Deadly shooting at California synagogue
The United States Holocaust Memorial Museum released a statement today on the shooting that occurred at a San Diego-area synagogue.
The Museum expressed shock and alarm over the "second armed attack" on a synagogue in six months, a reference to the attack on the Tree of Life synagogue in Pittsburgh where 11 people were killed.
"Now our thoughts are with the victims and their loved ones," the Museum Director Sara J. Bloomfield said.
Here's the full statement:
"Now our thoughts are with the victims and their loved ones," said Museum Director Sara J. Bloomfield. "But moving forward this must serve as yet another wake-up call that antisemitism is a growing and deadly menace. The Holocaust is a reminder of the dangers of unchecked antisemitism and the way hate can infect a society. All Americans must unequivocally condemn it and confront it in wherever it appears."
A living memorial to the Holocaust, the United States Holocaust Memorial Museum inspires citizens and leaders worldwide to confront hatred, prevent genocide, and promote human dignity.
At least one person is dead and three others are wounded.
One of the people who was shot was a rabbi at the Congregation Chabad synagogue, Minoo Anvari told CNN affiliate KUSI.
Anvari said her husband called her while he was in the synagogue, saying the rabbi and others were injured. Her husband is “in shock,” she said.
Lawmakers and presidential contenders are starting to respond to the shooting on Twitter.
"I am disturbed by reports of a shooting at the Chabad of Poway synagogue and am closely monitoring the situation," California Sen. Kamala Harris tweeted.
Here's what some of the other presidential contenders have tweeted:
Investigators are looking into an open letter apparently connected to the suspect in the shooting, according to San Diego County Sheriff Bill Gore.
“We have copies of his social media posts and his ‘open letter’ and will be reviewing those to determine the legitimacy of it and exactly how it plays into the investigation,” Gore said during a news conference.
The Sheriff would not answer specific questions about the letter or about the suspect’s motivations.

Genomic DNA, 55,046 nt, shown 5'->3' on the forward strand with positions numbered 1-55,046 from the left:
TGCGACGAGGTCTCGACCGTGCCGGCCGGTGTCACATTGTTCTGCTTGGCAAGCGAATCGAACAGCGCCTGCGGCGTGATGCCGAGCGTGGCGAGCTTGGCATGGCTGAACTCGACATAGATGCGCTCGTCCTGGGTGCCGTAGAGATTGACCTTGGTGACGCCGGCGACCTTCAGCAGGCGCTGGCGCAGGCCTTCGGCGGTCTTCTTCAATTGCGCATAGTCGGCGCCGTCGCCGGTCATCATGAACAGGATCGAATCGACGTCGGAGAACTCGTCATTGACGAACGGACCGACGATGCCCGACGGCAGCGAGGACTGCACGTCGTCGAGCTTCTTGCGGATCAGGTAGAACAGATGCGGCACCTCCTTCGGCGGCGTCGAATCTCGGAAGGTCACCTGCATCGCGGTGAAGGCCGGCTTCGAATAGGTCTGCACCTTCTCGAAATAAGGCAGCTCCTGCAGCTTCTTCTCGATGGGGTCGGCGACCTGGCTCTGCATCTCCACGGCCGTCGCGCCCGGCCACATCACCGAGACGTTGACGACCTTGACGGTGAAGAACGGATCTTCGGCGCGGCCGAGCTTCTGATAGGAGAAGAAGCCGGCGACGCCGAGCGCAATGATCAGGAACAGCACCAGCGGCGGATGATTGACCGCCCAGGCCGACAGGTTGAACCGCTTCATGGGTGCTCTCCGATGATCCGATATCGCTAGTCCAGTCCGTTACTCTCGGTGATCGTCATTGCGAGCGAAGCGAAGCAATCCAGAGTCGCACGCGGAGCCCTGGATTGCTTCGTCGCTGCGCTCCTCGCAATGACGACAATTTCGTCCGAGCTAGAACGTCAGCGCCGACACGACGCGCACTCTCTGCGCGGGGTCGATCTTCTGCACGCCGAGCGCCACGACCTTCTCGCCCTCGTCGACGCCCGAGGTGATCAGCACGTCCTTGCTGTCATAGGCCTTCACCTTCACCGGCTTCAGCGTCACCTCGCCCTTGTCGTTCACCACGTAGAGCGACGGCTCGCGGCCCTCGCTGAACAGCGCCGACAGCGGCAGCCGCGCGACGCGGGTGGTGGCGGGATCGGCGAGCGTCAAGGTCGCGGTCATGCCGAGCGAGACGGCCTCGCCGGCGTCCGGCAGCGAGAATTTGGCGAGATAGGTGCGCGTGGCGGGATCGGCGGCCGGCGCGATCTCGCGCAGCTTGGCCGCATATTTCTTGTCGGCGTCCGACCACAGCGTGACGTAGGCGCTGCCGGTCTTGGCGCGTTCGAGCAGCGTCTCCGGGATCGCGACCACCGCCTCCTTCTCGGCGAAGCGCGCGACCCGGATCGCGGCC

The San Diego Police Chief David Nisleit identified him as a 19-year-old man, saying he fled the scene of the shooting and then called 911 to identify himself as the suspect.
Pesident Donald Trump said the shooting at a synagogue near San Diego "looks like a hate crime” and was “hard to believe,” as he was about to board Marine 1.
Trump said the White House is doing “heavy research” and “will get to the bottom of it.”
“My deepest sympathies to the people, the families, everybody affected by those shootings at the synagogue in California,” he said.
Trump and Vice President Mike Pence also tweeted about the shooting.
"Thoughts and prayers to all of those affected by the shooting at the Synagogue in Poway, California. God bless you all. Suspect apprehended. Law enforcement did outstanding job. Thank you!" Trump wrote on Twitter.
"We condemn in the strongest terms the evil & cowardly shooting at Chabad of Poway today as Jewish families celebrated Passover. No one should be in fear in a house of worship. Antisemitism isn’t just wrong - it’s evil." Pence added.
Poway Mayor Steve Vaus said he considered Saturday’s attack to be a hate crime "because of statements that were made when the shooter entered."
The mayor said the congregation was targeted by "someone with hate in their heart ... towards our Jewish community and that just will not stand."
The congregation "took security very seriously," he said.
Just moments ago, the San Diego Sheriff's office tweeted out a meeting place for synagogue-goers who got separated from their families during the shooting:
"The Family Assistance Center at Poway High @PowayHighTitans will also serve as the meeting place for synagogue goers who got separated during the shooting. For the media, please be considerate of those who decline interviews during this very difficult time," the tweet reads.